Kristina Broci

Kristina Broci


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Kristina Broci

Kristina Broci


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22 March 2023

Ramadan – overtime, reduced working hours and consequences of noncompliance

  • Briefing

The UAE Labour Law (Federal Decree Law No. 33 of 2021) together with UAE Cabinet Resolution No.1 of 2022 (the UAE Labour Law) applies to all companies and employees in the private sector in the UAE, (except for those working within the Dubai International Financial Centre (DIFC) and the Abu Dhabi Global Market (ADGM)).

Under the UAE Labour Law, working hours must generally not exceed eight hours per day or 48 hours per week, over a six-day working week; however, working hours can be increased to a maximum of 10 hours per day (the additional two hours being overtime). Overtime must not exceed two hours per day, unless the work is necessary to prevent serious loss or accident (or to eliminate or mitigate its effects).

During the holy month of Ramadan, the working hours of employees are reduced by two hours per day. The reduction in working hours applies to all employees in the private sector (excluding the DIFC and ADGM) irrespective of whether the employees are Muslim or fasting. Therefore, the maximum working hours for an employee working in the UAE during Ramadan are six hours per day or 36 hours per week (based upon a six-day working week) or 30 hours per week (based upon a five-day working week). This means that overtime charges during Ramadan should apply after the 7th hour (if there is a one-hour break for lunch), as the daily working hours of eight hours are reduced to six hours per day.

Under the UAE Labour Law, any employee working in excess of the normal working hours (or reduced normal working hours during Ramadan) is entitled to overtime payments in accordance with the UAE Labour Law. The amount of overtime pay due for working overtime will depend on when that overtime is worked. The overtime provisions (and other working time provisions) do not apply to the following categories of employees:

  • chairmen of the boards of directors and board members
  • employees who hold supervisory positions (such that they represent the employer)
  • crew of naval vessels and employees who work at sea who have special working conditions of service due to the nature of their work
  • employees whose work is of a technical nature necessitating the continuation of work through consecutive shifts (provided that the average working hours do not exceed 56 hours per week)
  • employees involved in preparatory or complimentary works that must be carried out outside of the normal working day.

The DIFC and ADGM have their own employment legislation, and therefore, different rules apply in these free zones. In the DIFC, reduced working hours during Ramadan only apply to Muslim employees, while in the ADGM, reduced working hours during Ramadan only apply to Muslim employees who observe the fast. Employees who are fasting can nevertheless voluntarily choose to work more than six hours per day.

Private-sector employees in the UAE will also have their work hours reduced by two hours throughout Ramadan 2023. The Ministry of Human Resources and Emiratisation (MOHRE) has announced that the Ramadan working hours for public sector employees will be 09:00 to 14:30, from Monday to Thursday, and from 09:00 to 12:00, on Fridays of every week.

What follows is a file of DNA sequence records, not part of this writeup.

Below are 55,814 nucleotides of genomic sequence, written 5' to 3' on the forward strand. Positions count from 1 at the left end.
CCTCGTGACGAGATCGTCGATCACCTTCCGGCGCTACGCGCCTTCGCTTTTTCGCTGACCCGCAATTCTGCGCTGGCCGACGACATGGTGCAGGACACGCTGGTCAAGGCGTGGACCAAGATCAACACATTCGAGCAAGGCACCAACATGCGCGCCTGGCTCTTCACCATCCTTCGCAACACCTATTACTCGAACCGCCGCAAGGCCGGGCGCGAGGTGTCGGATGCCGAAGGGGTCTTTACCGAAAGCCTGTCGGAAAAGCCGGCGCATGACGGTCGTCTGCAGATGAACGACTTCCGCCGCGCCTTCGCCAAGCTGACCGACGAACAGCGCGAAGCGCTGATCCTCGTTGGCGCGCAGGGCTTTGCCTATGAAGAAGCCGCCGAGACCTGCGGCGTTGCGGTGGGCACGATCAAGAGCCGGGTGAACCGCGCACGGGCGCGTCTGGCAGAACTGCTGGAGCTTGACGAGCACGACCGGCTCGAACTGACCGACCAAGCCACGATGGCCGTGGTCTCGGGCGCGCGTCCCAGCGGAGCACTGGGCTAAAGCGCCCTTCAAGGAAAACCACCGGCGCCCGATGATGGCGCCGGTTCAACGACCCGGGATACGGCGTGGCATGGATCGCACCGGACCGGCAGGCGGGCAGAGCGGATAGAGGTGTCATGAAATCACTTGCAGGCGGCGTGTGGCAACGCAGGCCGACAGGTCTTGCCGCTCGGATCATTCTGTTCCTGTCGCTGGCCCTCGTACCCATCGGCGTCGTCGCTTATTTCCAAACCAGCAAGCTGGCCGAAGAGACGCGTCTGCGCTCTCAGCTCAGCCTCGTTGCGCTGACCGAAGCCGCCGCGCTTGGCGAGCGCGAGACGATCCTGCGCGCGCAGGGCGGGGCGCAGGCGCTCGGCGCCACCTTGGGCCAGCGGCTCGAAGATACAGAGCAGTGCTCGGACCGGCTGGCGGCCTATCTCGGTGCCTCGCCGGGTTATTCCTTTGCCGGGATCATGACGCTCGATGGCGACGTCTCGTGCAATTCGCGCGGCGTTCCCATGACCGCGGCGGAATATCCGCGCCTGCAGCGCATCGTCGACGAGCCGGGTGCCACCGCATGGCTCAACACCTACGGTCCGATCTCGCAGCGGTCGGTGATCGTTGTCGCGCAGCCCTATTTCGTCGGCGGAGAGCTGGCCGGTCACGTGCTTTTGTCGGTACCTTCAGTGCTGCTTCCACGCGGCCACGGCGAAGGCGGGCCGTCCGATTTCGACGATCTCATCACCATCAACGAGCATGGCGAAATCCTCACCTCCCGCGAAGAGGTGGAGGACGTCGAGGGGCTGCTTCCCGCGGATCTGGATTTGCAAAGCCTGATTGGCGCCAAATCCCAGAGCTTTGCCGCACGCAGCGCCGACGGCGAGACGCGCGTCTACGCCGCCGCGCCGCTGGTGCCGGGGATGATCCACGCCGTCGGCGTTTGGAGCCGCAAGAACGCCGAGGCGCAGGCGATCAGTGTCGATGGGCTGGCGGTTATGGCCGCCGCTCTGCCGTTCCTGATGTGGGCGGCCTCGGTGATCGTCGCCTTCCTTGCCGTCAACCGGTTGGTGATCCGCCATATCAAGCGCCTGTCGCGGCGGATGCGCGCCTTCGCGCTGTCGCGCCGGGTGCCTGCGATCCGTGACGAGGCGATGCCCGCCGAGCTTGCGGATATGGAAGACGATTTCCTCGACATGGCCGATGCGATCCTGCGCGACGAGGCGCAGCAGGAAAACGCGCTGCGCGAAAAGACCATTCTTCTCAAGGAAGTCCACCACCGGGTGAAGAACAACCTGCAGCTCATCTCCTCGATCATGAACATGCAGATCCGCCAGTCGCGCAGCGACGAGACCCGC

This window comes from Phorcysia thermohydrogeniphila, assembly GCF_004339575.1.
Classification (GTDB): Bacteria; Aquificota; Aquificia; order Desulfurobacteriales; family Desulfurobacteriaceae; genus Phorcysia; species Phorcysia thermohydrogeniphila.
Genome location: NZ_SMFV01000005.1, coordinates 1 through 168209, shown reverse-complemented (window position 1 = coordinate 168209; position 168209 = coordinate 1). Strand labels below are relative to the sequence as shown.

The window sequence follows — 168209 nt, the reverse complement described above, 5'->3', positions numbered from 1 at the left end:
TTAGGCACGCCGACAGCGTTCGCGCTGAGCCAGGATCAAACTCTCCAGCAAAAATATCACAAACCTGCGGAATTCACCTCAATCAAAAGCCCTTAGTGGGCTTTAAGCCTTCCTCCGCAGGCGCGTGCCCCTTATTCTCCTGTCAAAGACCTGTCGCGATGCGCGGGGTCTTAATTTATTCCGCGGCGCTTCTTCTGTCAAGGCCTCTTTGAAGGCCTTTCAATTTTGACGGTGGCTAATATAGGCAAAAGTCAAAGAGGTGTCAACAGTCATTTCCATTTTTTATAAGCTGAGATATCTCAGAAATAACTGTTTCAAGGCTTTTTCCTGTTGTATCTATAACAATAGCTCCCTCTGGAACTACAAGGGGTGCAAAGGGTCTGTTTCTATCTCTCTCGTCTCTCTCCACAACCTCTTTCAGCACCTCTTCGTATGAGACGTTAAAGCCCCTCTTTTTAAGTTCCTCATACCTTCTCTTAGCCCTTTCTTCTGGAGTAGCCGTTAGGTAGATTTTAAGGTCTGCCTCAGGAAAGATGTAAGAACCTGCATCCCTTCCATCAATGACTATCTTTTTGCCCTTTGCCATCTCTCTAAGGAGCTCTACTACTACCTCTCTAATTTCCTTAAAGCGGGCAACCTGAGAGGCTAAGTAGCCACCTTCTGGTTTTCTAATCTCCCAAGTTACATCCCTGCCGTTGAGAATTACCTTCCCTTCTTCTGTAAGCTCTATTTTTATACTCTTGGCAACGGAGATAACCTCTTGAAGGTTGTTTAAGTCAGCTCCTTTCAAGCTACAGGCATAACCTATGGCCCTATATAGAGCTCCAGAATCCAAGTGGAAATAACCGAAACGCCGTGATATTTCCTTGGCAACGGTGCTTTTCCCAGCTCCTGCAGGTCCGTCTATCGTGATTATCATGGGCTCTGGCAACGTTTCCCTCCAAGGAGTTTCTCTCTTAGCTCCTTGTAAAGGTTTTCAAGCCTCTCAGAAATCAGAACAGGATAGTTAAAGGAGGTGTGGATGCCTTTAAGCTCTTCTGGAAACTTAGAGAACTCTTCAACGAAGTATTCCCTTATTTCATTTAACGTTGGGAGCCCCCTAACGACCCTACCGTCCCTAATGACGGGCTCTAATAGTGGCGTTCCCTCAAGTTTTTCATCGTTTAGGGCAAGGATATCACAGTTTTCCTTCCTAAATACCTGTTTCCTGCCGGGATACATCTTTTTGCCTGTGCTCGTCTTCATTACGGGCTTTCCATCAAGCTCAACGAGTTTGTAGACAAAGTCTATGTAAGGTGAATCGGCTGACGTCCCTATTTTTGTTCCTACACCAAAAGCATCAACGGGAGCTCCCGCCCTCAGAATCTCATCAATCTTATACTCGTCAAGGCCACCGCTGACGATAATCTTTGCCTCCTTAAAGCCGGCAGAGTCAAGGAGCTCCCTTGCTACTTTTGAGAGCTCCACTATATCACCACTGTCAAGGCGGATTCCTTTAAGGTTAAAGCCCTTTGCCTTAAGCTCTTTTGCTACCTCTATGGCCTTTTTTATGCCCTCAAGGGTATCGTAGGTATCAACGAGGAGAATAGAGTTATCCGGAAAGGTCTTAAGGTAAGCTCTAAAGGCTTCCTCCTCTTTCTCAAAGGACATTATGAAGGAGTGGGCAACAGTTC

Consequences of noncompliance

The UAE Labour Law provides protection to employees against discrimination in the workplace based on certain characteristics, including religion. Whilst there are no specific penalties attributed to discrimination, an employer may be liable to fines ranging between AED 5,000 and AED 1,000,000 for breaching the UAE Labour Law (the fine imposed can also be multiplied for companies by the number of employees affected by the breach). Thus, it would be open to an employee to file a complaint with the MOHRE (or the relevant free zone authority depending upon where the employing company is based) if they believe they have been discriminated against. 

Similarly, in the DIFC and ADGM, there are also anti-discrimination provisions under the DIFC Employment Law No. 2 of 2019 and ADGM Employment Regulations 2019 respectively, which prevent discrimination against an employee based on certain protected characteristics, including religion. If an employer requires Muslim employees to work more than the reduced Ramadan working hours, this could be considered indirect discrimination and could give rise to potential claims before the DIFC or ADGM courts (as applicable). 

In the event of a finding of discrimination under the DIFC Employment Law, the DIFC court could award the employee compensation of up to one year’s wage (salary and allowances) which can include an award in respect of injury to feelings. In addition, the DIFC court can also make a recommendation for the employer to take certain prescribed steps.  If the employer unreasonably fails to comply with any recommendation made by the court, the court will have the discretion to increase the amount of monetary compensation awarded to two years' wages.

Under the ADGM Employment Regulations, the ADGM court could award up to a maximum of three years’ basic wage as compensation for discrimination. 

It is important that all employers take all reasonably practicable steps to prevent discrimination in the workplace and ensure fair and consistent treatment of employees. Not only will such action help in avoiding costly claims but this can also lead to improved business performance, innovation and productivity.

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